Things You'll Need
Baby or pet scale
Powdered aluminum hydroxide
Liquid aluminum hydroxide
Canned cat food
1 tsp. water or low-sodium chicken broth
Feline chronic renal failure (CRF) causes high levels of phosphorus in your cat's blood, since the kidneys can no longer excrete excess phosphorus out of the cat's system. High levels of phosphorus lead to a secondary condition known as hyperphosphataemia, that causes CRF to worsen more quickly, and can result in secondary hyperparathyroidism. To avoid these issues and improve the condition of your CRF cat, you need to give your cat phorphorus binders, such as aluminum hydroxide, to prevent the absorption of phosphorus in the cat's intestines, with each meal.
Take your cat to a veterinarian to determine its phosphorus level. A cat with a level above 4.0 mg/dl needs aluminum hydroxide supplementation in its food. The exact level will determine the dosage of the phosphorus binder you add to your cat's food each day.
Weigh your cat using a baby or pet scale and record this number in pounds. When a veterinarian tests your cat's phosphorus levels, you can also ask him to weigh your cat and write it down for you. To get an approximate weight, hold your cat while you weigh yourself on a human scale. Subtract your weight from the total to determine the cat's weight.
Calculate the dosage of aluminum hydroxide you will administer to your cat daily, divided over two to three meals. Cats with a phosphorus level between 4.0 mg/dl and 6.0 mg/dl get 25 mg per pound of body weight each day, according to Tanya's Comprehensive Guide to Feline Chronic Renal Failure. Those with a level between 6.0 mg/dl and 8.0 mg/dl get 50 mg per pound. Cats with a level above 8.0 mg/dl get 100 mg per pound of weight.
Measure the daily dose of aluminum hydroxide liquid or powder for the day, then divide it into two or three servings, depending on how many meals your cat will have during the day. Open and empty aluminum hydroxide capsules or crush tablets into a dish to measure out the correct amount. As a reference, 1/4 tsp. of powder contains 300 mg aluminum hydroxide and 1 tsp. of liquid (such as Alternagel) contains 600 mg.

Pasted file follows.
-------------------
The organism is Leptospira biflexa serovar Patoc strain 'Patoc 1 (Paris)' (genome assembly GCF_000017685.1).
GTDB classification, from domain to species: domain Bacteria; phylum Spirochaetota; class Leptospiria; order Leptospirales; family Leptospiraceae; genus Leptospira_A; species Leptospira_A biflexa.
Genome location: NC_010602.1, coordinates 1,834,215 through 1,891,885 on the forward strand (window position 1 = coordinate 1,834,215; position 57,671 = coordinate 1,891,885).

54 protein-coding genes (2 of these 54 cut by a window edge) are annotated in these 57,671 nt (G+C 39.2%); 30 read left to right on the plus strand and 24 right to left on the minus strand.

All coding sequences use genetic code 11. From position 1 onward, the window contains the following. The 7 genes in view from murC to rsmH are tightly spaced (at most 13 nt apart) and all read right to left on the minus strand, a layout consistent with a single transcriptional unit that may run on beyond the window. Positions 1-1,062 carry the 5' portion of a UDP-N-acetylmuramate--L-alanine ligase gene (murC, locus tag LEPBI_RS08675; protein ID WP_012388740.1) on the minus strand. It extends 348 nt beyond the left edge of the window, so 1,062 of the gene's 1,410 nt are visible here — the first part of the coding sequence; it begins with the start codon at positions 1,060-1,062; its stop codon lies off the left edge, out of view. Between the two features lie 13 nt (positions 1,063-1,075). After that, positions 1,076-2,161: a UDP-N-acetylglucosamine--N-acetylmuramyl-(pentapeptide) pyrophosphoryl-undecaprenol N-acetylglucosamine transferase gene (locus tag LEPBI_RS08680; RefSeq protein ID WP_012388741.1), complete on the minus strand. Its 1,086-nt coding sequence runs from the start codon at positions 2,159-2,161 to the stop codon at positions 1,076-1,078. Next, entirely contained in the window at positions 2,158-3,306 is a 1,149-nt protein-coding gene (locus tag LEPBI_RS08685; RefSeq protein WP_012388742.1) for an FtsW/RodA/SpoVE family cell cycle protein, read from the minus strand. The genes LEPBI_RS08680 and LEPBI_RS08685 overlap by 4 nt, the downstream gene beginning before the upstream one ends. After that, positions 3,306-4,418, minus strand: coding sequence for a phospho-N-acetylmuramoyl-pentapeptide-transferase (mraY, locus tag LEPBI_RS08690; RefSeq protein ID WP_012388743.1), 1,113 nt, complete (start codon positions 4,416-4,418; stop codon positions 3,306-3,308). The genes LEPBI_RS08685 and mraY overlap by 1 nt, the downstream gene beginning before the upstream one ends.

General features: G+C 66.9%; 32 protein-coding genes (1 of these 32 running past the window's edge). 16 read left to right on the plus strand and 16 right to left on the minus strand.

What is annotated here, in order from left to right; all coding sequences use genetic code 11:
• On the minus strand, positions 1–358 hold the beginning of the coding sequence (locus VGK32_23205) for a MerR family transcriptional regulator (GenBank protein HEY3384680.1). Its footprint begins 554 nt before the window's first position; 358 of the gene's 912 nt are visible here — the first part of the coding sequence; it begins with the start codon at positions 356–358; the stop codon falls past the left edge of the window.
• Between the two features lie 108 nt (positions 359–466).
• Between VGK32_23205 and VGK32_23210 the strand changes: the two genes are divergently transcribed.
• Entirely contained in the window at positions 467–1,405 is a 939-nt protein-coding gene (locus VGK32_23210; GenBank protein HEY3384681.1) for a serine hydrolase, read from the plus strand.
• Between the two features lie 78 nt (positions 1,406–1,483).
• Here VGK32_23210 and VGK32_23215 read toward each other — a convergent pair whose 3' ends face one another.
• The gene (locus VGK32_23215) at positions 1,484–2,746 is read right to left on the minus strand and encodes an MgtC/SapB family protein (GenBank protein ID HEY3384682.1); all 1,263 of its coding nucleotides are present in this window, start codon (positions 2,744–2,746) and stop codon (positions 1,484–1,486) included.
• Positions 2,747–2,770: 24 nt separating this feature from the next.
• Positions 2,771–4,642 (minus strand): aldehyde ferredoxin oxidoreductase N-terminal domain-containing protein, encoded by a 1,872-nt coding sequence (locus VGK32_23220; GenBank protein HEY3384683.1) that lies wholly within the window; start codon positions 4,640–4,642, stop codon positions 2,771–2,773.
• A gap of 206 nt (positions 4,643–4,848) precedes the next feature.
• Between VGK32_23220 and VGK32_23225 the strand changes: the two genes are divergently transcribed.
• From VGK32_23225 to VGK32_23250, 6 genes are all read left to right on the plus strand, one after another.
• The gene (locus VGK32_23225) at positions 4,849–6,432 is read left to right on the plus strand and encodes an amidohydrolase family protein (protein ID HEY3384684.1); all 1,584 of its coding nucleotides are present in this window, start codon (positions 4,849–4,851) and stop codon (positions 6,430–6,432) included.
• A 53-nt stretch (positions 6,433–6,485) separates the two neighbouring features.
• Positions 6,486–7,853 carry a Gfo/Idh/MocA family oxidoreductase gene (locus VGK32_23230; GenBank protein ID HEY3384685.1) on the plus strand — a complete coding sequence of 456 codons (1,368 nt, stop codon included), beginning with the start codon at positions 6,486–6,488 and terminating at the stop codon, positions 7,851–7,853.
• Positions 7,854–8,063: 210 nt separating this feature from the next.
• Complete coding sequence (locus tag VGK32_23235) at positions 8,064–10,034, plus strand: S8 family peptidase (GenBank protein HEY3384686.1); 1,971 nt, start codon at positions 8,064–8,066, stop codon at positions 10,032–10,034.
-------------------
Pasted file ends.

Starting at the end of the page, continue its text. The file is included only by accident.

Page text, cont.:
Mix the powder or liquid into your cat's canned food. To reduce the gritty texture from the powder, add 1 tsp. of water or low-sodium chicken broth to the food and let it sit for 10 minutes before serving.
If your cat refuses to eat the powder in its food, administer the liquid version of aluminum hydroxide into its mouth directly with a dropper or syringe (without a needle). Open the cat's mouth with your finger and squirt the medicine onto the cat's tongue. For dry food, sprinkle the aluminum hydroxide powder over the kibble and mix it together in a bowl or plastic bag, leave it overnight to mingle, then serve it to your cat. Feed a low-phosphorus diet to cats with CRF. Heat the canned food containing the cat's medication for three to five seconds in the microwave to increase its odor, making it more palatable for your cat.
If another household cat eats some of the food containing a phosphorus binder, make sure it gets some normal food as well, especially a young cat that requires phosphorus in its diet. Provide fresh water for your CRF cat at all times to help its kidneys filter out toxins and decrease nausea, encouraging it to eat more.
- Tanya's Comprehensive Guide to Feline Chronic Renal Failure: All About Phosphorus
- NetPets; Feline Kidney Disease; Derek Duval, VMD
- PetEducation.com: Kidney Disease: Causes, Signs, Diagnosis and Treatment
- Lloyd Center Pharmacy: Veterinary: Urology
- PetMD: Excess Phosphorous in the Blood in Cats
- World Small Animal Veterinary Association; Current Guidelines for Managing Feline Renal Failure; David Polzin
Based in Las Vegas, Susan Paretts has been writing since 1998. She writes about many subjects including pets, finances, crafts, food, home improvement, shopping and going green. Her articles, short stories and reviews have appeared on City National Bank's website and on The Noseprint. Paretts holds a Master of Professional Writing from the University of Southern California.